The Wheel of the Year
On the Wing!
By Tamia Nelson
November 13, 2007
A soaking drizzle had seeped from a featureless pewter sky all day. Yellow, red, and orange leaves pattered ceaselessly to the sodden ground, and as black night followed gray day, the still air grew cooler with every passing minute. By midnight, there was frost on the bedroom windows. That's when I was wakened from my first sleep by the plaintive honking of the geese. I listened as the flock wheeled high overhead, their calls growing and diminishing by turns as they scouted the shallows of The River. Then, after a few moments, silence reclaimed the night and I drifted back to sleep, only to waken once more, hours later, just as the first hint of dawn brightened the sky in the east. The geese were on the wing again. Five months ago, I could have collected an entire brood of goslings in my hat with room to spare. Now they and their parents along with hundreds of their kin were readying themselves to fly across the continent. How much had changed in so short a time!
The natural world offers numberless examples of parental devotion. Keeping a gaggle of goslings in check can't be easy, but on the Flow as elsewhere in Canoe Country the work is shared by adults from several families. That's bound to help the hard-pressed parents. The progress of the season eases their burden, too. The tiny chicks of June are nearly full-grown by the end of August. From then on, they're quite capable of looking after themselves.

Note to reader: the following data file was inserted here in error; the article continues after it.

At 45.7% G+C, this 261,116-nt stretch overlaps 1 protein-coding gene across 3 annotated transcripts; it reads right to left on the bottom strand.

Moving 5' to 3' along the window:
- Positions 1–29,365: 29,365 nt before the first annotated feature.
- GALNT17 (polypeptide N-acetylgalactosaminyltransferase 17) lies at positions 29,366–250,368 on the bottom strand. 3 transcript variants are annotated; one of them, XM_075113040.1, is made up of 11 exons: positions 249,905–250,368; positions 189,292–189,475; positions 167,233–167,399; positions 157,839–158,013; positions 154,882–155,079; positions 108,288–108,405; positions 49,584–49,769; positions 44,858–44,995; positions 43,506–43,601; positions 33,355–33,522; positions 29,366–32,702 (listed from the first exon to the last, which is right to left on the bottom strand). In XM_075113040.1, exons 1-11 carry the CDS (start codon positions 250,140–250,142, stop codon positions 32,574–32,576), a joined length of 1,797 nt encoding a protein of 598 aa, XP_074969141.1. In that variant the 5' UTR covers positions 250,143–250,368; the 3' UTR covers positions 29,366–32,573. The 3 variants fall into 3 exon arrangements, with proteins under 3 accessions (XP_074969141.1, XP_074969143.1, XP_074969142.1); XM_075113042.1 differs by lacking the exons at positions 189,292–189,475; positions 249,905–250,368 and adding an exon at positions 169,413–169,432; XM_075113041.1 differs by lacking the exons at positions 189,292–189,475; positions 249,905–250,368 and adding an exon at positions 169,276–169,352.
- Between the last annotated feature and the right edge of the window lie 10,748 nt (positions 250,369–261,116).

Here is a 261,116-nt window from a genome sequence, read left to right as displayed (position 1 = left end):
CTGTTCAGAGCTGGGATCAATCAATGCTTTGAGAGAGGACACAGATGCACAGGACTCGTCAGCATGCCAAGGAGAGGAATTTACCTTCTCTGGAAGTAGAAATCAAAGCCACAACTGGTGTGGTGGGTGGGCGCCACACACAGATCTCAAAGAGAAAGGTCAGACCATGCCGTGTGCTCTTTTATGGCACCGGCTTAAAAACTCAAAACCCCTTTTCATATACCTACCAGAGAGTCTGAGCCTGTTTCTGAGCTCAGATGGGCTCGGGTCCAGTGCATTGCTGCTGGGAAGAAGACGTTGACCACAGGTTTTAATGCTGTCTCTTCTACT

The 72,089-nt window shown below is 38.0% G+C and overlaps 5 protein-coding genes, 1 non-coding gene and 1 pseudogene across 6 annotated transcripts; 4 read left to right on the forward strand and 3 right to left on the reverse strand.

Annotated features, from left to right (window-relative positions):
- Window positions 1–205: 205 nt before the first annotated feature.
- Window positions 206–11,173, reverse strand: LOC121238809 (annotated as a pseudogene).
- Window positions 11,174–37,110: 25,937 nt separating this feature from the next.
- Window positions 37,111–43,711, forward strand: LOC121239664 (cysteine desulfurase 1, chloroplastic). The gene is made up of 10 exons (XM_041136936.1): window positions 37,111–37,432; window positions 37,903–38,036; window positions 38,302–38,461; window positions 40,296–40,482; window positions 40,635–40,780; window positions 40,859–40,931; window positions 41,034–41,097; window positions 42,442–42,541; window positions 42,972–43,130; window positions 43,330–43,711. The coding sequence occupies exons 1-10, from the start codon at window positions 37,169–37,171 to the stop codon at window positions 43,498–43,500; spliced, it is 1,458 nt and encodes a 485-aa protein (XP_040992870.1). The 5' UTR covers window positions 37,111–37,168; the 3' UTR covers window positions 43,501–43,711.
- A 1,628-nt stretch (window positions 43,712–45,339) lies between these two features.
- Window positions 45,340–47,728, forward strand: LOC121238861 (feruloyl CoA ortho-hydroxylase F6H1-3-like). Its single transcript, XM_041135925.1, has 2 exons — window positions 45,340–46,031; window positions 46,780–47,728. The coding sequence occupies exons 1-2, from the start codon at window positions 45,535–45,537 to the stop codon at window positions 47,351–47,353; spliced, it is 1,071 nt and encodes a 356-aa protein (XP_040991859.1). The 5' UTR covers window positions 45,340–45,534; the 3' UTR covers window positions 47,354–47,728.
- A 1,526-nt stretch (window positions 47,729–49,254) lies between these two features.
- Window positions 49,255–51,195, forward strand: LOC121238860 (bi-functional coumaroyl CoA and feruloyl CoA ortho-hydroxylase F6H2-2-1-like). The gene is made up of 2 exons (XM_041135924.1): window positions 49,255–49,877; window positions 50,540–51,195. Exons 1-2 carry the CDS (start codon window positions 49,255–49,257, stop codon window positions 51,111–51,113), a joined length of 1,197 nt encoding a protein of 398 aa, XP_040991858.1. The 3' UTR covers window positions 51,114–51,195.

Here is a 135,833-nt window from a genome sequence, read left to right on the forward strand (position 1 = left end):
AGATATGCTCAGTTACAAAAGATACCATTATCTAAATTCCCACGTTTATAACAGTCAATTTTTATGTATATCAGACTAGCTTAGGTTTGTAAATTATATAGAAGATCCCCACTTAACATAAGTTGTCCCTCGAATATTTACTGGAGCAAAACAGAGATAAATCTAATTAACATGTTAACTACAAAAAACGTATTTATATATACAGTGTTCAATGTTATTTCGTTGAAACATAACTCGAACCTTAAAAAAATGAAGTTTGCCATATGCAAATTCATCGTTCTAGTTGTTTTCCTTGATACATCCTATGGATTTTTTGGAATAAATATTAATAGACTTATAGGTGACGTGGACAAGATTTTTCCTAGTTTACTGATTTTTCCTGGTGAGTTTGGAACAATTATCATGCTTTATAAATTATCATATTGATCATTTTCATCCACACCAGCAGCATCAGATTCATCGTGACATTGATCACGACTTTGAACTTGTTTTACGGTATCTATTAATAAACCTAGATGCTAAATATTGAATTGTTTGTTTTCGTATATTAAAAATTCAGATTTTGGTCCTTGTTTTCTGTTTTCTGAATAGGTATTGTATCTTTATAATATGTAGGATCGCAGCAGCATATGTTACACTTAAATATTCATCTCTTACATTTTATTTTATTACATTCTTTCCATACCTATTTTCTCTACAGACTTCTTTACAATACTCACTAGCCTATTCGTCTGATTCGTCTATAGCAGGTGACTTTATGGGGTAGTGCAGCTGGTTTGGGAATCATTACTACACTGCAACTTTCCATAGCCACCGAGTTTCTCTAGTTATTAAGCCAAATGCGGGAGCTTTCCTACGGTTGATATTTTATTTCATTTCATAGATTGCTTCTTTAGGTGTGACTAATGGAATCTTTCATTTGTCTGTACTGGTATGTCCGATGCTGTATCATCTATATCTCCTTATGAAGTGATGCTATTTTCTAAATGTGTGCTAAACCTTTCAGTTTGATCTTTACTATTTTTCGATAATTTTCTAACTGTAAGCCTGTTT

This doesn't mean that they're ready to strike out entirely on their own, however. They'll accompany their parents on the long journey and remain with them throughout the winter, returning north in the spring. Well
those who survive will return, at any rate. Canada geese are said to mate for life, and from what I've seen over the years, I'd bet that this is often true, at least so long as both partners live. In fact, the ties sometimes continue even after death. Several years ago, a fox attacked a pair of geese near my house, killing the female outright. (She had been injured by a water-ski towboat and was unable to fly.) But the fox didn't get much of a meal for his trouble. The gander, a large, aggressive bird, somehow succeeded in driving the fox away, then mounted a tireless guard, remaining next to the lifeless body of his mate for days, until at last he, too, died. Did starvation kill him? Or was it exhaustion? Or simply despair? I can't begin to guess. Only one thing is clear: the bond between the pair remained strong even in death. With this extraordinary episode in mind, I've often wondered to what extent the filial bonds in geese survive long separation. Do older and now-independent offspring keep in touch with their parents from one year to the next? It seems possible. Beavers are known to maintain intergenerational ties over their lifetimes. Why not geese?
This year, happily, the three families of geese on my doorstep escaped both powerboats and foxes. And late in October they prepared to take their leave. They're not the only ones who flee before the onslaught of General Winter, of course. The tree swallows departed sometime in September. Every spring they return from Central America and the Gulf states to nest near the place where they were born though I count fewer each year than I did the year before. But I never see them gather to go. One day they're circling round over the water, snatching insects from the air. The next day, they're gone, and the midges swarm unmolested. Warblers, too, are birds of passage. In early October, they emerge from the shadows of the surrounding woods, more drably clad than they were in the spring, but still the same lively, engaging little birds. Then, like the swallows, they take flight for warmer climes.